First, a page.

It seems as difficult for the Mail and Telegraph to find a shooting-neutral journalist as it is for Theresa May to find someone who isn’t mates with Lord Brittan to chair an enquiry in which he might be asked some questions.

‘Old hands in the birding world’ are bemused that Langley couldn’t find anyone more convincing than someone who earns a living from painting ‘sporting’ pictures (rather good ones I admit) to criticise the RSPB. Rodger McPhail is bemused.

And then the Countryside Alliance and the Game Conservancy are trotted out to criticise the RSPB. Well, we may have started with an irrelevant bird hide but we are on solid shooting ground now aren’t we? It’s so kind of Andrew Gilruth to come clean and criticise the RSPB for losing touch with its members and its mission. Let the mask slip a little there didn’t you Andrew? You’ve been so careful to appear as though GWCT and the RSPB were best mates all summer – sharing the same love of the Hen Harrier, sweating away together in the Defra group to find a way forward with shared enthusiasm and being the very best of friends. Ooops!

avatar2I talked to a long-standing acquaintance of mine, who would certainly rate as a long-standing friend of the RSPB, yesterday at the NERF conference.  She wasn’t the least bit bothered about a bit of Botham botheration. She had actually bought the Telegraph, as I suspect she does every Sunday, and I pointed her towards Langley’s piece and she wasn’t bothered about that either. She was more bothered about the RSPB going down market to the Vote for Bob people (which I really don’t mind at all – isn’t it funny?) and the name change of the magazine, especially to such a naff name, still rankles with her. An attack on the RSPB from a bunch of shooters who can’t even disguise where they are coming from, really doesn’t register with her except to make her jump to the RSPB’s defence when she was feeling a bit narked with them. Well done Beefy! Well done Langley! Well done GWCT! It takes a great knack to build up your enemy’s defences by attacking them. But you have done it!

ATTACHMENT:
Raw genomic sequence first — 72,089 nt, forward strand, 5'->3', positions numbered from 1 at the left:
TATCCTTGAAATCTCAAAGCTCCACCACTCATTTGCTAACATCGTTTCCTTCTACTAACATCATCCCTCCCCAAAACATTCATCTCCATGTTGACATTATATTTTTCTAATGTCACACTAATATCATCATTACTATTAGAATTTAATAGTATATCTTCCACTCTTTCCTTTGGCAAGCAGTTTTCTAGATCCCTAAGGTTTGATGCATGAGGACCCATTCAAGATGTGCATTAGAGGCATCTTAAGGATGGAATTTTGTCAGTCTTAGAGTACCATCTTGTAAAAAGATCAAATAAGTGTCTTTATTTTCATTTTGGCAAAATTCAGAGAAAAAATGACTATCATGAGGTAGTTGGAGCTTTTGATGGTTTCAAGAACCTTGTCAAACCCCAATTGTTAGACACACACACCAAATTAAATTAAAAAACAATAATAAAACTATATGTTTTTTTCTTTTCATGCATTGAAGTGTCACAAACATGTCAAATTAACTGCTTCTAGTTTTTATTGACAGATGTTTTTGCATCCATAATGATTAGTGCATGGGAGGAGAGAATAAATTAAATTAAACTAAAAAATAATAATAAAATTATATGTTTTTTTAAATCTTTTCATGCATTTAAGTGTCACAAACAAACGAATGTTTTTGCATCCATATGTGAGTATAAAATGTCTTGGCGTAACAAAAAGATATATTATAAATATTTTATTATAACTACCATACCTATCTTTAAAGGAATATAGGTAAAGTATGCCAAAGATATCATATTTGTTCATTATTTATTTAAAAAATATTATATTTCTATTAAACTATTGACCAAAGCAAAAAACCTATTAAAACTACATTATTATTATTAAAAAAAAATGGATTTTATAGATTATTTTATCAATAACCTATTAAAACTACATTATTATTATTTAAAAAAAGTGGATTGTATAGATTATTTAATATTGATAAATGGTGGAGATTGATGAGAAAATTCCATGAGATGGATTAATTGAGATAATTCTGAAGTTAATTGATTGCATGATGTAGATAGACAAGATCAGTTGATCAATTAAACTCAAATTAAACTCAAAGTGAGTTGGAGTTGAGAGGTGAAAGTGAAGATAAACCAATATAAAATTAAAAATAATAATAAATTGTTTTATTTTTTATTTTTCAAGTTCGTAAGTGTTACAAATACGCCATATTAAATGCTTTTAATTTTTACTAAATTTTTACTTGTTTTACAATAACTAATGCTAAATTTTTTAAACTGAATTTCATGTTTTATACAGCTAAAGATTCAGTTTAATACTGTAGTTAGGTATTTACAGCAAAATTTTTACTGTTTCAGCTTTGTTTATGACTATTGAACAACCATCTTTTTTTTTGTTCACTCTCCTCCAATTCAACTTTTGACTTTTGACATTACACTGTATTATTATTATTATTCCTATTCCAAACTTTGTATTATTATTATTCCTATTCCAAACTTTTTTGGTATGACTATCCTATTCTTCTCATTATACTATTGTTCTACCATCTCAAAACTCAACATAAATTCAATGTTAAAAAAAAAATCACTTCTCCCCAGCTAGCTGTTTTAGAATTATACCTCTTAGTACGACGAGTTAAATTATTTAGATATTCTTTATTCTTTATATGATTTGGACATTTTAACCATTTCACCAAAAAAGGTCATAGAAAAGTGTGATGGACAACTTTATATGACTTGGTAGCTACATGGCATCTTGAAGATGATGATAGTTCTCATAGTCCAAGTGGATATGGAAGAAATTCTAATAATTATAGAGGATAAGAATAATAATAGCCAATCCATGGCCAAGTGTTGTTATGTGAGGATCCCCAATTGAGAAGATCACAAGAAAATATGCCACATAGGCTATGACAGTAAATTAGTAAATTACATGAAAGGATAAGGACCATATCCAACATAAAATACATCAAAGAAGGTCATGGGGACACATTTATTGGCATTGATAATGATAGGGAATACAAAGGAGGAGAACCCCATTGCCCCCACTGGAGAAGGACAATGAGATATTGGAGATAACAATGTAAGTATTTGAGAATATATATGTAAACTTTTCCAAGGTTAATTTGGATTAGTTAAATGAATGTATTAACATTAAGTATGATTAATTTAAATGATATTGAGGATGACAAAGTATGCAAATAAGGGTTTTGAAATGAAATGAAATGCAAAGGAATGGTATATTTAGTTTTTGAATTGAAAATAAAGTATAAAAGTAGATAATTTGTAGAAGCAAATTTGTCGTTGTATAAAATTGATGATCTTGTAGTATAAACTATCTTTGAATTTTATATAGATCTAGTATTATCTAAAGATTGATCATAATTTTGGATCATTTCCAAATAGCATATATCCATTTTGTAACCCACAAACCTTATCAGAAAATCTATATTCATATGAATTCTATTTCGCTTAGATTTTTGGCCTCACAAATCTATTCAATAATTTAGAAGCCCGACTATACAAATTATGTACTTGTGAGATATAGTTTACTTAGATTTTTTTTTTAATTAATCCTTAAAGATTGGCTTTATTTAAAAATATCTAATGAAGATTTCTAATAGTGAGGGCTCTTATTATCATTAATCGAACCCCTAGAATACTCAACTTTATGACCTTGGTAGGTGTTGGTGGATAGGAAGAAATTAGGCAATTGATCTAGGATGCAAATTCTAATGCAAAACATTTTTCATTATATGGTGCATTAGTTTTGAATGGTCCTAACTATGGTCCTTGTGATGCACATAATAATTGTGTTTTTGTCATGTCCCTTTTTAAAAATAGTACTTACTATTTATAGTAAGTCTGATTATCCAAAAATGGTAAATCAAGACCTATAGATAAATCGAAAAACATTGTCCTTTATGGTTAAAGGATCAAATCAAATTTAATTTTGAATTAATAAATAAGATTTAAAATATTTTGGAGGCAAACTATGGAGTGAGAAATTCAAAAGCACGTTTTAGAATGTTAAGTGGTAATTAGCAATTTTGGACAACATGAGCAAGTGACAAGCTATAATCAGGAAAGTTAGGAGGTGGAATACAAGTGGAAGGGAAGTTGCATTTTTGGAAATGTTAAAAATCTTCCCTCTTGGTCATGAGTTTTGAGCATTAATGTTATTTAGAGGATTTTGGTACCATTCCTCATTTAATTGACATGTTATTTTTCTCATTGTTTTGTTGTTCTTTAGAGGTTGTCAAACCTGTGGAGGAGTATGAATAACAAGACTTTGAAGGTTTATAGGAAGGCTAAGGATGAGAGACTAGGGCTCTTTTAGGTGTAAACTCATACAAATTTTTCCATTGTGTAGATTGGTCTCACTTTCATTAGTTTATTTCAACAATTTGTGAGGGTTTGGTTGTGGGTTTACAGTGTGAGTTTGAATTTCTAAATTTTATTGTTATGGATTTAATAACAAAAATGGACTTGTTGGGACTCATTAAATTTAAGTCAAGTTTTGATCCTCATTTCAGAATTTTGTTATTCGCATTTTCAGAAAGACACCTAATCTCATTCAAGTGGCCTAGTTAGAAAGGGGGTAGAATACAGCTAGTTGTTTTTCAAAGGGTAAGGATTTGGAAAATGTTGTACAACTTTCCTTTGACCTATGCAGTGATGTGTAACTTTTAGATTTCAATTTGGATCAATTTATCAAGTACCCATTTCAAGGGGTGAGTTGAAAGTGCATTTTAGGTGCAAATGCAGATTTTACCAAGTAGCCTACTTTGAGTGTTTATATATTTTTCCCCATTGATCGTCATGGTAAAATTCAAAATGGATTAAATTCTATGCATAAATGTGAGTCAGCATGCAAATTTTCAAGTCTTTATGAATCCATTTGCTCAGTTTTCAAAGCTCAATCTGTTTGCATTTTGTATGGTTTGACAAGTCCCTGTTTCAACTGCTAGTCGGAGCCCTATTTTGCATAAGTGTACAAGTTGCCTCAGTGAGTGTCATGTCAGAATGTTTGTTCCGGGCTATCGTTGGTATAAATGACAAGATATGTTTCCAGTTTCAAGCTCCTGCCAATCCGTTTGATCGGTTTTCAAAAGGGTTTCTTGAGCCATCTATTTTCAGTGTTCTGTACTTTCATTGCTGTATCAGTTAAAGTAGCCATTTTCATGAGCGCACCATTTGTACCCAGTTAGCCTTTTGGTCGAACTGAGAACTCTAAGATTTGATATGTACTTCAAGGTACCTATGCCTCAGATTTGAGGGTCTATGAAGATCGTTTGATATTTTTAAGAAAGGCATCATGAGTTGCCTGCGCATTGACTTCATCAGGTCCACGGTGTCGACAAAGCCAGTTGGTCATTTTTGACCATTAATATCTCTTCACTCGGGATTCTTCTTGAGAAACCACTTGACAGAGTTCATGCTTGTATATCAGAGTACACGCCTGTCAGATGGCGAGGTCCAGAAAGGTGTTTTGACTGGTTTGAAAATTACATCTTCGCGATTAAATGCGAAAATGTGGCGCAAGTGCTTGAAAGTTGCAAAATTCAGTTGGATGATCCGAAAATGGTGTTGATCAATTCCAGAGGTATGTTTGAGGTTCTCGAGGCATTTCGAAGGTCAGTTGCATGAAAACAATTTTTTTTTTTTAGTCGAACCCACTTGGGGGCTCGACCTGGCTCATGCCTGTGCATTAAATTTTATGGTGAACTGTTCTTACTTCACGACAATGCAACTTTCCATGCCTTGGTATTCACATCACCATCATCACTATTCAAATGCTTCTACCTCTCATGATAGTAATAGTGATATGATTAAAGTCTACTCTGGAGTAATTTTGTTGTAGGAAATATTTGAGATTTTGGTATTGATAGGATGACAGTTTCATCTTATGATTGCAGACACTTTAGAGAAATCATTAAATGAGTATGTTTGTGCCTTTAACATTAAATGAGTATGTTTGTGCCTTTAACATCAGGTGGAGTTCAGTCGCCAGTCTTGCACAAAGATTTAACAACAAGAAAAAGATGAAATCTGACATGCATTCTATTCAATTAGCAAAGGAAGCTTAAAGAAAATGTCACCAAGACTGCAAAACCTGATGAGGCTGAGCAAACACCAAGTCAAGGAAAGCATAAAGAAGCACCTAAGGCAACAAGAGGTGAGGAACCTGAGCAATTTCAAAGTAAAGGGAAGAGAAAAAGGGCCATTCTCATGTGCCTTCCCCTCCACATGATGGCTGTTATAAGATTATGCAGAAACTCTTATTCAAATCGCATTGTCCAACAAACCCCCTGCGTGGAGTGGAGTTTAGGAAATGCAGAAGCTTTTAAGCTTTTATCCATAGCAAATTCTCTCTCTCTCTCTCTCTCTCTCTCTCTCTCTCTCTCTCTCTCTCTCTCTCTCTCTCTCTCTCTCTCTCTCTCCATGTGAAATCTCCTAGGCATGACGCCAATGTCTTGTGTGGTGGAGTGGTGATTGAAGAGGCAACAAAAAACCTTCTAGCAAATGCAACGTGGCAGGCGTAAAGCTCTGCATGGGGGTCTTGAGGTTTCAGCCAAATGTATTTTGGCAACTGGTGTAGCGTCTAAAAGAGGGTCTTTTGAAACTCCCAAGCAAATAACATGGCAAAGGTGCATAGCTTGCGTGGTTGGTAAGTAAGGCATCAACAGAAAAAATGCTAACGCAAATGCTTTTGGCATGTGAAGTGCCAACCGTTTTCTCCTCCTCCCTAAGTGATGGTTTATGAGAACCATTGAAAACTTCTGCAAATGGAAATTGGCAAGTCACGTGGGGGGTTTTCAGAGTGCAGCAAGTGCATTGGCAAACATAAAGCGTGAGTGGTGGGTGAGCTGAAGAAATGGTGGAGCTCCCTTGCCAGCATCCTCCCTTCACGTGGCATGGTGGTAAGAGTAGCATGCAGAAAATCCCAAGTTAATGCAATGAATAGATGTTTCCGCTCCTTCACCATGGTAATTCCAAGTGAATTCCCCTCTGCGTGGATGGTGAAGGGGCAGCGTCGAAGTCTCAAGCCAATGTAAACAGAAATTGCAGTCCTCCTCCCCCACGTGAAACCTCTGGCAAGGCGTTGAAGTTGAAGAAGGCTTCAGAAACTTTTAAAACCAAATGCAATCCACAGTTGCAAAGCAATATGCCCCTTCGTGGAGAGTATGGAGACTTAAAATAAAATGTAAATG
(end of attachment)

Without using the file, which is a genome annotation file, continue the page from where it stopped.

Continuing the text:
And the other thing you have done is to show that you are the enemy. Shooting is gunning for the RSPB. ‘We’re all on the same side really’ has never sounded so thin and unconvincing – thanks to you all for the clarification.

And, by the way, the Conservation Director of the RSPB is called Martin Harper, not Mark Harper. It’s so difficult, it seems, to get the facts right. Even the simple ones, let alone the complicated ones.




Yesterday I NERFed at the North of England Raptor Forum in Bakewell (whence come the tarts, or maybe puddings).

I’ll tell you more about this excellent event later but the first, and, in a way, best, talk of the conference was that of Alan Fielding on the update of the Hen Harrier Conservation Framework.

We should expect nothing much to change it seems. The overall estimates for potential population levels will fall, perhaps by quite a lot, but the population levels in the real world are so low that this won’t make much difference to how the conservation status of the Hen Harrier will be seen.  You might say, I wouldn’t, that there are still Llareggub Hen Harriers however many are predicted (in a very Dylan Thomas type of way).

Weather is important, overgrazing by sheep is important and forest restocks are important – it seems.  Things are changing all the time except that the role of illegal persecution, wildlife crime, is still as important as ever.  Plus ca change… etc etc

There may be too many sheep in Wales, except in SPAs, for there to be many more Hen Harriers, but there are too many grouse shooters in England for there to be many Hen Harriers. Personally, I prefer the sheep.

Photo: George Gastin via wikimedia commons

Photo: George Gastin via wikimedia commons




Oscar Dewhurst – Bittern


Oscar writes: While I was in Suffolk I wanted to photograph a Bittern against a backdrop of reed heads in nice light. On my third morning I was waiting for a female to pass by me on one of her feeding flights. I’d been standing there since dawn, and it was only an hour before she came past on her way to feed her young.

Nikon D800, Nikon 600mm f4 AFS-II lens, Nikon 1.4c TC